If current house sales figures are demonstrating the full impact of the latest LVR restrictions, there's nothing to stop prices marching ownwards and upwards over the rest of 2016 and into the New Year

By David Hargreaves

It’s risky, perhaps, to be passing judgement on the effectiveness of the latest round of LVR restrictions before those restrictions have even officially taken effect. But, what the heck, I’ll have a go.

While the, now three rounds, of loan-to-value restrictions have each differed significantly in terms of what the measures contain, they have all had the same October 1 start date. Therefore, it is possible to make some early and meaningful comparisons as to what the initial impact was and is.

In 2013 when LVRs were first introduced by the Reserve Bank, there was a furious build-up of activity in the housing market, with soaring sales volumes, ahead of the October 1 date. Thereafter things went pretty darn quiet, which suggested the LVRs were having an impact. But it is worth stressing again (because the RBNZ always glosses over this one) that by late 2013 it was clear that the Reserve Bank was setting itself to hike interest rates – and this it indeed did with four ill-starred rises during 2014. It’s difficult to measure things in isolation but these rate rises must clearly have had an impact coming on top of the LVR moves.

In 2015 there was again a sharp rise in sales activity ahead of introduction of round 2 of the LVRS. It needs to be pointed out though that in 2014 there had been a marked slowdown in the market ahead of that year’s general election, so the spectacular rise in sales volumes looked all the more spectacular, coming off a subdued base.

Round 3 is different

So, to LVRs round 3. There’s been a couple of differences to note around the introduction of this one. Firstly the explicit announcement of the move came a little earlier, in July, as against August for the previous two. Secondly, the banks actually applied these latest restrictions from pretty much the day they were announced, so we’ve not had the kind of run-up and anticipation that we got for the first two LVR introductions.

What to make then of the August housing figures from the Real Estate Institute of New Zealand?

Well, there certainly hasn’t been the rapid build up of sales that we saw in both 2013 and 2015. However, if we consider that the banks effectively applied the new rules from late July, then we should expect to see the dampening impact of this action coming through.

What we’ve seen is an August market with prices and volumes bubbling along reasonably – but, crucially with very low volumes of stock coming on to the market.

It looks to me like a ‘wait and see’ market. It certainly doesn’t – with those low volumes of houses for sale – look like a market about to turn down. Not with the daffodils in full bloom.

Peak impact already?

I’ll stick my neck out and say that we have just witnessed the peak of the impact of these new LVR measures. If I’m right, what we can expect to see is that a wave of buying activity will sweep into the market along with spring and then ‘up she rises’ again.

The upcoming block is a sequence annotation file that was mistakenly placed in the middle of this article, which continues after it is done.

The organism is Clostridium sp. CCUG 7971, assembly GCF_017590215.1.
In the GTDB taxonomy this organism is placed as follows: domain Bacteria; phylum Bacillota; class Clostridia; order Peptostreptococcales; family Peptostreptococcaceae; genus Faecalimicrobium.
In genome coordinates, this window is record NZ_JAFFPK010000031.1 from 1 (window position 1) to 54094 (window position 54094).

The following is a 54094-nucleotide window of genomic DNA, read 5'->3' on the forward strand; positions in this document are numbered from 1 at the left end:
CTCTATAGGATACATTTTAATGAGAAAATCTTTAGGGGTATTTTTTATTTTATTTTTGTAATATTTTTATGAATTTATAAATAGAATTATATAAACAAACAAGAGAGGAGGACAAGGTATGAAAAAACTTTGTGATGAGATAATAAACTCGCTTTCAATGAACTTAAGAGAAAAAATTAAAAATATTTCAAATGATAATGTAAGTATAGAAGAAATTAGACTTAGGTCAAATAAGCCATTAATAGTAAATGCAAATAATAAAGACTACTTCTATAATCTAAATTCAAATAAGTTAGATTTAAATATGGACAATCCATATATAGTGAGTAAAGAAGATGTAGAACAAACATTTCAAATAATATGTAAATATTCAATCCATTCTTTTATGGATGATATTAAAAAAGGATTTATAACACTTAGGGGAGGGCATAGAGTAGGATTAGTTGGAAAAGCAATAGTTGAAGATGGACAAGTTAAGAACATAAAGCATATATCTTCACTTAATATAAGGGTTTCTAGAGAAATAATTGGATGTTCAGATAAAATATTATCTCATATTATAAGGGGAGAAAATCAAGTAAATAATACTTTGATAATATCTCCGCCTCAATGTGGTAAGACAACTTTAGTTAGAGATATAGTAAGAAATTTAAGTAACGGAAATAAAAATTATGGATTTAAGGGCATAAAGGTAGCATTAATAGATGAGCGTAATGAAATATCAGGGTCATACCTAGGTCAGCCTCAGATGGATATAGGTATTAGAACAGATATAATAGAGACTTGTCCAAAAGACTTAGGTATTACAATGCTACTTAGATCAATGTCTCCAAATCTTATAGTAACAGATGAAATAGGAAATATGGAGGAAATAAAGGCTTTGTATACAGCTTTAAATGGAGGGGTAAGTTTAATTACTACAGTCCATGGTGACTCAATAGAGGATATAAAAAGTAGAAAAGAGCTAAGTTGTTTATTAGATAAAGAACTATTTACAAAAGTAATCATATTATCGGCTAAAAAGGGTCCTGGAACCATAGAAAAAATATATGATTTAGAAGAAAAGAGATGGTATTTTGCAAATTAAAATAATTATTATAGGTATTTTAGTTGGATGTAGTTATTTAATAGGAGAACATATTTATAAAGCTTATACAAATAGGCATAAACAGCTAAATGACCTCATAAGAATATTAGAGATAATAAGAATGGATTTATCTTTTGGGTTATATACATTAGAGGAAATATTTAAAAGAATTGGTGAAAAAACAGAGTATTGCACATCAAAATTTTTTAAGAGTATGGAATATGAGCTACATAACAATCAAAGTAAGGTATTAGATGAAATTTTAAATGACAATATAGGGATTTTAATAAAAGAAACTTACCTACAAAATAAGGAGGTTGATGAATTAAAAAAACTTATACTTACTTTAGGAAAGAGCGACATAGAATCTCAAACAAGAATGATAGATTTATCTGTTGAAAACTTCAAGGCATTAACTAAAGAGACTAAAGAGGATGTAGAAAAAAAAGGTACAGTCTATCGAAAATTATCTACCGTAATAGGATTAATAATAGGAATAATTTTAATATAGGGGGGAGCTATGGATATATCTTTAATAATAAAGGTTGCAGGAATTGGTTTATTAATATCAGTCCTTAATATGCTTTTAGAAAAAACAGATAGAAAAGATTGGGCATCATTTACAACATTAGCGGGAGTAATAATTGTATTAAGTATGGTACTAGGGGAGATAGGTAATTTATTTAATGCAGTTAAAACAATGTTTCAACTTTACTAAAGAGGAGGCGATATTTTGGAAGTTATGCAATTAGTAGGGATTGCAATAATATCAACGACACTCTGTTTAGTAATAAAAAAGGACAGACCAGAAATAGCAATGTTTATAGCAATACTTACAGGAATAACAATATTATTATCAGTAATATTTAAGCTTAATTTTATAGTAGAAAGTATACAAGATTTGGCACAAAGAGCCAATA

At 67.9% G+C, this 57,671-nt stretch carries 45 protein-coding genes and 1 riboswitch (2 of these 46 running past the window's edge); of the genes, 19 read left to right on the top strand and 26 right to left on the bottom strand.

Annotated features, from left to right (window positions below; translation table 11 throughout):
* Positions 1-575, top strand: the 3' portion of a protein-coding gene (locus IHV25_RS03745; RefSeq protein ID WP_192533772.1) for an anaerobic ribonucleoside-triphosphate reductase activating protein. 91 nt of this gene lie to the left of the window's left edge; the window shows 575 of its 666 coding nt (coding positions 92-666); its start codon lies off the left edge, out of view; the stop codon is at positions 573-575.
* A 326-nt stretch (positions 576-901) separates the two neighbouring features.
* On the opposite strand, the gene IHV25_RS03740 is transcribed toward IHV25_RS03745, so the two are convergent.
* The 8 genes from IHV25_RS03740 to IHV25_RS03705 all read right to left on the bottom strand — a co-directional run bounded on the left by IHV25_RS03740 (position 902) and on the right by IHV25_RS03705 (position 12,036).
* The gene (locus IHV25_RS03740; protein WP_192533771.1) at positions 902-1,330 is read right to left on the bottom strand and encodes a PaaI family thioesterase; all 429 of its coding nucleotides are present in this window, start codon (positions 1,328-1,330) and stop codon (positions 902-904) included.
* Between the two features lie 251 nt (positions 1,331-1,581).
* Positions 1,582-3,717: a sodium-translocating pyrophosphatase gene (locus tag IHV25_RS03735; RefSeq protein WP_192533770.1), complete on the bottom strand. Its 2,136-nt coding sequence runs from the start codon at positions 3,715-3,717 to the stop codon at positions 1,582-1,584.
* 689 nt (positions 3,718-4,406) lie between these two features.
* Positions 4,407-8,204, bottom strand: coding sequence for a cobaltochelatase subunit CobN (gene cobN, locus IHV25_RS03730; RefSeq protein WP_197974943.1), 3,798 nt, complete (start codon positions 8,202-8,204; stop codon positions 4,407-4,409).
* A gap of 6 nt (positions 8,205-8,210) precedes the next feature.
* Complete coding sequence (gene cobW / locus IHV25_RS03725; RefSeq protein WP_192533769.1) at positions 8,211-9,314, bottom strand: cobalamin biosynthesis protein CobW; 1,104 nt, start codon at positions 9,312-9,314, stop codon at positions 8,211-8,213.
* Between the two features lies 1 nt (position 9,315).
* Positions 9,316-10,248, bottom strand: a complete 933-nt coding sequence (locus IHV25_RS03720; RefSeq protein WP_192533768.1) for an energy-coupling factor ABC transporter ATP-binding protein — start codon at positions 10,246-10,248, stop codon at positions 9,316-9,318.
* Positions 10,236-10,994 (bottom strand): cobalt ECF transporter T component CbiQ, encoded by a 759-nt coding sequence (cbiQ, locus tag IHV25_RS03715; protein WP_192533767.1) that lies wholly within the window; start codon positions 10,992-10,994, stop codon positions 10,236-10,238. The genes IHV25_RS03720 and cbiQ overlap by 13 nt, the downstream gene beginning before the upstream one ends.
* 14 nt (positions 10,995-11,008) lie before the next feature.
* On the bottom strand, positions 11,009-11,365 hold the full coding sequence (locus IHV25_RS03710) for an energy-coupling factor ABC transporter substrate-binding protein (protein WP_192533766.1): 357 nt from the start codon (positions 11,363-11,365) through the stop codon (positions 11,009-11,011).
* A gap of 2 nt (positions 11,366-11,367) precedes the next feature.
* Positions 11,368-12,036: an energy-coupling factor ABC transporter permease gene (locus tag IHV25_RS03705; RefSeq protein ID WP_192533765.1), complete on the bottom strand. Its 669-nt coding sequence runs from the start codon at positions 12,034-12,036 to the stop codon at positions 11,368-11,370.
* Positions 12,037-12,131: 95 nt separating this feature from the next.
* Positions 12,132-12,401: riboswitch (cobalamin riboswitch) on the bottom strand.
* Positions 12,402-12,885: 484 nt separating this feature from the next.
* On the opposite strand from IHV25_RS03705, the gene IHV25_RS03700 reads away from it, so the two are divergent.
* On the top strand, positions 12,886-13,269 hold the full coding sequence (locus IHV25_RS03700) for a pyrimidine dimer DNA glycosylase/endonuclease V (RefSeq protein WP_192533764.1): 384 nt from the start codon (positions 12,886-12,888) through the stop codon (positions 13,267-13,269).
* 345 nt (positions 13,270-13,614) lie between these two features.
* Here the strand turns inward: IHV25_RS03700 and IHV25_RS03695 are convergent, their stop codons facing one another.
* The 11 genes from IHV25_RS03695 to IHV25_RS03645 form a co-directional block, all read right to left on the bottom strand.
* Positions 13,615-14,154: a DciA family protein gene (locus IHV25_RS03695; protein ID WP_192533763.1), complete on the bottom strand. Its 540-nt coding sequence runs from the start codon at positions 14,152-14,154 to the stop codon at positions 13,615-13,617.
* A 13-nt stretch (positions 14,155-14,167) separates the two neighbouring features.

It has seemed to me that the RBNZ wasn’t massively optimistic that LVRs3 would do much to slow the market. And I think they were right. The failure of LVRs2 to slow things down to anything like the degree the RBNZ expected caught our central bank out badly. It felt it had to do something, so it grabbed for the LVRs again because this is a macro-prudential tool that it already has Government-sanctioned and ready-to-go. But I suspect it probably felt at best that it might get the market to draw in breath for a minute. And I think that was it in August.

What the Reserve Bank will console itself with though, is that the move will shore up the banks’ position in respect to mortgages held by investors (a 40% deposit on a property means the property can decline in value A LOT before the bank is inconvenienced).

This, on top of the way the original LVR ‘speed limit’ from 2013 hugely reduced (the RBNZ reckoned by about $20 billion) the amount of high (above 80%) LVR lending on the banks’ books, will see the financial sector in a much stronger position to handle any significant housing downturn that may eventuate.

RBNZ happy enough

So, come what may, the RBNZ is likely to be reasonably satisfied with its efforts to promote financial stability. Then of course early next year comes the likely introduction of debt-to-income ratios. And it’s this measure that the RBNZ is now obviously pinning its hopes on to control financial stability risks into the near future.

All in all then, I think everything is in place for another pretty busy and buoyant spring and summer period in the housing market.

The latest household financial statistics release from the RBNZ for the June quarter showed two things: Firstly, household debt (now at 165% of household disposable income) is continuing to rise to hair-raising levels. Secondly, the AFFORDABILITY of that debt mountain is looking pretty good! Courtesy of ever-falling interest rates, loan payments are currently consuming just 9% of disposable income on average. As some means of comparison, that’s exactly the same figure as of December 2000 before the last bull housing market kicked off. At one point in 2009 the figure nearly hit 14%.

More room to borrow

What that tells you is that we’ve plenty of room to¬† keep borrowing yet. That 165% debt to income figure is probably going to look small by this time next year. How high could it go? Well, I suppose the real question is: Do we want to know?

For now all I can see is rising house prices and increasing unaffordability for first home buyers.

As I see it, it’s now pretty much entirely up to the Government as to what, if anything, it wants to do about the situation.